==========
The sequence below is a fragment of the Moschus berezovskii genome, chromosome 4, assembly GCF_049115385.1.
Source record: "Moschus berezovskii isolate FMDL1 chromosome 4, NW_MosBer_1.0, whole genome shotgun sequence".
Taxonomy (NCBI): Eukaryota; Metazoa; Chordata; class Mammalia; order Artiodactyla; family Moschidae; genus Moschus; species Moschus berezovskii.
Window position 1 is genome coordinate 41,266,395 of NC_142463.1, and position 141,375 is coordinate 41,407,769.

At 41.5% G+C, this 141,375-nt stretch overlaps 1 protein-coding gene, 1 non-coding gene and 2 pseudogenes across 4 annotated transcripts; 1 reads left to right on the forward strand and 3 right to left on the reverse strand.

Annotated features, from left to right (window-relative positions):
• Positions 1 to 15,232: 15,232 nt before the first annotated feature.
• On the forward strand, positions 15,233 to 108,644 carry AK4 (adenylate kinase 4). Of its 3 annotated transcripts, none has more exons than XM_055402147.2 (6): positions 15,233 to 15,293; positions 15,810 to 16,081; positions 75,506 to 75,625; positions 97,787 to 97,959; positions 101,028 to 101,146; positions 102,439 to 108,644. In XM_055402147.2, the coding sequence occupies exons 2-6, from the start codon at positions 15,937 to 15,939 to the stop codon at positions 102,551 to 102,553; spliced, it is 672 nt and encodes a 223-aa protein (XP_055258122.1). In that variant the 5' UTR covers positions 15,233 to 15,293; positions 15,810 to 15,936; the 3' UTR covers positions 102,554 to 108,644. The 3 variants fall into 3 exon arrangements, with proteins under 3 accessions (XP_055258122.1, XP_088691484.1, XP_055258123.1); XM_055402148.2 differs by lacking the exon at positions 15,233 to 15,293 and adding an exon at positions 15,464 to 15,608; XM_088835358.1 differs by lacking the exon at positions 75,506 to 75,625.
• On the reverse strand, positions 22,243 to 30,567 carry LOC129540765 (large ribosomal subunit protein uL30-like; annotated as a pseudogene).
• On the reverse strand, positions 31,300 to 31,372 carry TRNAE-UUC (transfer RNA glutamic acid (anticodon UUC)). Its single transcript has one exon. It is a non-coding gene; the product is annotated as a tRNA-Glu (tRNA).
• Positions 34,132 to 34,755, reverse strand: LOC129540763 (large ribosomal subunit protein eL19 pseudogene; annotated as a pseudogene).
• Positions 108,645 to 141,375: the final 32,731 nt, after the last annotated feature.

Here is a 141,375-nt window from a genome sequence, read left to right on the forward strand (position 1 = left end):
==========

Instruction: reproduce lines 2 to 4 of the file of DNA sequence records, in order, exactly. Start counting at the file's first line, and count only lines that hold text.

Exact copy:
Source record: "Moschus berezovskii isolate FMDL1 chromosome 4, NW_MosBer_1.0, whole genome shotgun sequence".
Taxonomy (NCBI): Eukaryota; Metazoa; Chordata; class Mammalia; order Artiodactyla; family Moschidae; genus Moschus; species Moschus berezovskii.
Window position 1 is genome coordinate 41,266,395 of NC_142463.1, and position 141,375 is coordinate 41,407,769.